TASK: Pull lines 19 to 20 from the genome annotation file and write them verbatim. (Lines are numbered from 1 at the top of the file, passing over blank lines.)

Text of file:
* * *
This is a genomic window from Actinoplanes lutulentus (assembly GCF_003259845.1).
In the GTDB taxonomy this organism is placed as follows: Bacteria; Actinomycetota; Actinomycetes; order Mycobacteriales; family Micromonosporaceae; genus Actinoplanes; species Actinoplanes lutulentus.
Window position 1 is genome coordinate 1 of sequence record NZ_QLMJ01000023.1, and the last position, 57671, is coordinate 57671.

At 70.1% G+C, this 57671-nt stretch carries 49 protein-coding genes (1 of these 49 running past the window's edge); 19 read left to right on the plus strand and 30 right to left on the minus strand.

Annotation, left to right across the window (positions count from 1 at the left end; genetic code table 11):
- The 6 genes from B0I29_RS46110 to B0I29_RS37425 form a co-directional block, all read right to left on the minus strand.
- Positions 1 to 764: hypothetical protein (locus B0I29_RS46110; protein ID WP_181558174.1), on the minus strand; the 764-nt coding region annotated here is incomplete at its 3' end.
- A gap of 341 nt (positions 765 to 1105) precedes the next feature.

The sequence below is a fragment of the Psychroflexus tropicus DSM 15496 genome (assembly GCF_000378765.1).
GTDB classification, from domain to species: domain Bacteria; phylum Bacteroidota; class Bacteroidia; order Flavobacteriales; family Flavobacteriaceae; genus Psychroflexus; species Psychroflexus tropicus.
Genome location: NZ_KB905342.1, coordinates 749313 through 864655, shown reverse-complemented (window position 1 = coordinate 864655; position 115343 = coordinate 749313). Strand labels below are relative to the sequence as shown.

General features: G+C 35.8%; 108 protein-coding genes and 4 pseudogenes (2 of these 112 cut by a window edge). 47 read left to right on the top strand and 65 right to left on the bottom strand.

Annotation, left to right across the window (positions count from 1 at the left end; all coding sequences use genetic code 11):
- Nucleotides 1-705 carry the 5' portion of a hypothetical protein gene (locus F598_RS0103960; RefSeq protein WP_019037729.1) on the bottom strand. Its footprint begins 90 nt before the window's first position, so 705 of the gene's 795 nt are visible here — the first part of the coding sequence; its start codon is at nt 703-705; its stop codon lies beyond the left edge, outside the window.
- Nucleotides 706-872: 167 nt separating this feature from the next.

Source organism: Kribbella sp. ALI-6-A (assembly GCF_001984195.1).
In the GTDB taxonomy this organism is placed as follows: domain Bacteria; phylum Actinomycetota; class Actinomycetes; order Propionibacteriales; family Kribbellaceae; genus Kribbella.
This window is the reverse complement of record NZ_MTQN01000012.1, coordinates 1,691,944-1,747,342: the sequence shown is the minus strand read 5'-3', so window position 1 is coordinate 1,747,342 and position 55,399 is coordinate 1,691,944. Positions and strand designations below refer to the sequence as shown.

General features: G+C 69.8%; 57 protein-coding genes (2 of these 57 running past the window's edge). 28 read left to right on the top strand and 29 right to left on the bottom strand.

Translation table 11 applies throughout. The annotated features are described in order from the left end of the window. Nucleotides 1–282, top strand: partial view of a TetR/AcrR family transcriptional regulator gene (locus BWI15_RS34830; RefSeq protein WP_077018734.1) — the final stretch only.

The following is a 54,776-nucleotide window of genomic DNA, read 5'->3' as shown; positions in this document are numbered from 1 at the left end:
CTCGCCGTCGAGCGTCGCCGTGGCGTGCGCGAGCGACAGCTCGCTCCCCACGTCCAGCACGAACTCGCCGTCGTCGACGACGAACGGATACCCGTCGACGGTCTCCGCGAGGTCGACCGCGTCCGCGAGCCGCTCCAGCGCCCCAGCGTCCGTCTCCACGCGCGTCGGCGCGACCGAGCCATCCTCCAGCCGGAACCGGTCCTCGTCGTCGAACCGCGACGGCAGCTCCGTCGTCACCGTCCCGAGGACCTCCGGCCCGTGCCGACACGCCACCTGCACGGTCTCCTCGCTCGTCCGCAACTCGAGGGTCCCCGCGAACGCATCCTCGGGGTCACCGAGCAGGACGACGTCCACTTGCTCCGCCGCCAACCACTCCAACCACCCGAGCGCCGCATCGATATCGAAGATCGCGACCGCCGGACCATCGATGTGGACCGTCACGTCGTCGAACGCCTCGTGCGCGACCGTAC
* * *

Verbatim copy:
General features: G+C 69.8%; 57 protein-coding genes (2 of these 57 running past the window's edge). 28 read left to right on the top strand and 29 right to left on the bottom strand.

Translation table 11 applies throughout. The annotated features are described in order from the left end of the window. Nucleotides 1–282, top strand: partial view of a TetR/AcrR family transcriptional regulator gene (locus BWI15_RS34830; RefSeq protein WP_077018734.1) — the final stretch only.